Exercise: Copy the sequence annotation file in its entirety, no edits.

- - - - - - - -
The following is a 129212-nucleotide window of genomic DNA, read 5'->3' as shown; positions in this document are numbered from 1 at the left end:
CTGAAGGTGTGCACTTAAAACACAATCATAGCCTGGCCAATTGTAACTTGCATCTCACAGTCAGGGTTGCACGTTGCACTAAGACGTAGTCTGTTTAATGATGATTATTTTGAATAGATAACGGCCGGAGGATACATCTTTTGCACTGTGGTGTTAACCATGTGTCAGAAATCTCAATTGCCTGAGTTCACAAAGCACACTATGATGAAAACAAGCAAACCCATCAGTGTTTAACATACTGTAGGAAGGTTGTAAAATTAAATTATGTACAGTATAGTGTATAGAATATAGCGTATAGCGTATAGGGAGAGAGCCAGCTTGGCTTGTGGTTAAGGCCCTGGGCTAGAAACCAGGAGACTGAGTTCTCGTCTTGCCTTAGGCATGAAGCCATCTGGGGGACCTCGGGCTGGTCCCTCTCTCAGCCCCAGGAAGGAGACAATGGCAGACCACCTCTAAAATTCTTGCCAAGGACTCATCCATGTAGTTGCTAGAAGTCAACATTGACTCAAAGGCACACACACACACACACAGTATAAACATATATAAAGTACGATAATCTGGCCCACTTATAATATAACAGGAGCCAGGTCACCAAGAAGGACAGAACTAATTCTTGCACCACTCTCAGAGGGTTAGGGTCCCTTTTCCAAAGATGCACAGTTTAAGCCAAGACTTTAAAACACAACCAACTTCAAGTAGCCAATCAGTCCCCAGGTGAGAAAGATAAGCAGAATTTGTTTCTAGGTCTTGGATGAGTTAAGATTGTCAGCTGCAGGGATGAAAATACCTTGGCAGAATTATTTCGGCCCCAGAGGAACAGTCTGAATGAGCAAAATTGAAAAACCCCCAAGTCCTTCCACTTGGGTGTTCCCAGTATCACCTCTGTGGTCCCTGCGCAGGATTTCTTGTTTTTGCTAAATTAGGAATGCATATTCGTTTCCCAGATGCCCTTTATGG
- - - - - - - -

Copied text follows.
The following is a 129212-nucleotide window of genomic DNA, read 5'->3' as shown; positions in this document are numbered from 1 at the left end:
CTGAAGGTGTGCACTTAAAACACAATCATAGCCTGGCCAATTGTAACTTGCATCTCACAGTCAGGGTTGCACGTTGCACTAAGACGTAGTCTGTTTAATGATGATTATTTTGAATAGATAACGGCCGGAGGATACATCTTTTGCACTGTGGTGTTAACCATGTGTCAGAAATCTCAATTGCCTGAGTTCACAAAGCACACTATGATGAAAACAAGCAAACCCATCAGTGTTTAACATACTGTAGGAAGGTTGTAAAATTAAATTATGTACAGTATAGTGTATAGAATATAGCGTATAGCGTATAGGGAGAGAGCCAGCTTGGCTTGTGGTTAAGGCCCTGGGCTAGAAACCAGGAGACTGAGTTCTCGTCTTGCCTTAGGCATGAAGCCATCTGGGGGACCTCGGGCTGGTCCCTCTCTCAGCCCCAGGAAGGAGACAATGGCAGACCACCTCTAAAATTCTTGCCAAGGACTCATCCATGTAGTTGCTAGAAGTCAACATTGACTCAAAGGCACACACACACACACACAGTATAAACATATATAAAGTACGATAATCTGGCCCACTTATAATATAACAGGAGCCAGGTCACCAAGAAGGACAGAACTAATTCTTGCACCACTCTCAGAGGGTTAGGGTCCCTTTTCCAAAGATGCACAGTTTAAGCCAAGACTTTAAAACACAACCAACTTCAAGTAGCCAATCAGTCCCCAGGTGAGAAAGATAAGCAGAATTTGTTTCTAGGTCTTGGATGAGTTAAGATTGTCAGCTGCAGGGATGAAAATACCTTGGCAGAATTATTTCGGCCCCAGAGGAACAGTCTGAATGAGCAAAATTGAAAAACCCCCAAGTCCTTCCACTTGGGTGTTCCCAGTATCACCTCTGTGGTCCCTGCGCAGGATTTCTTGTTTTTGCTAAATTAGGAATGCATATTCGTTTCCCAGATGCCCTTTATGG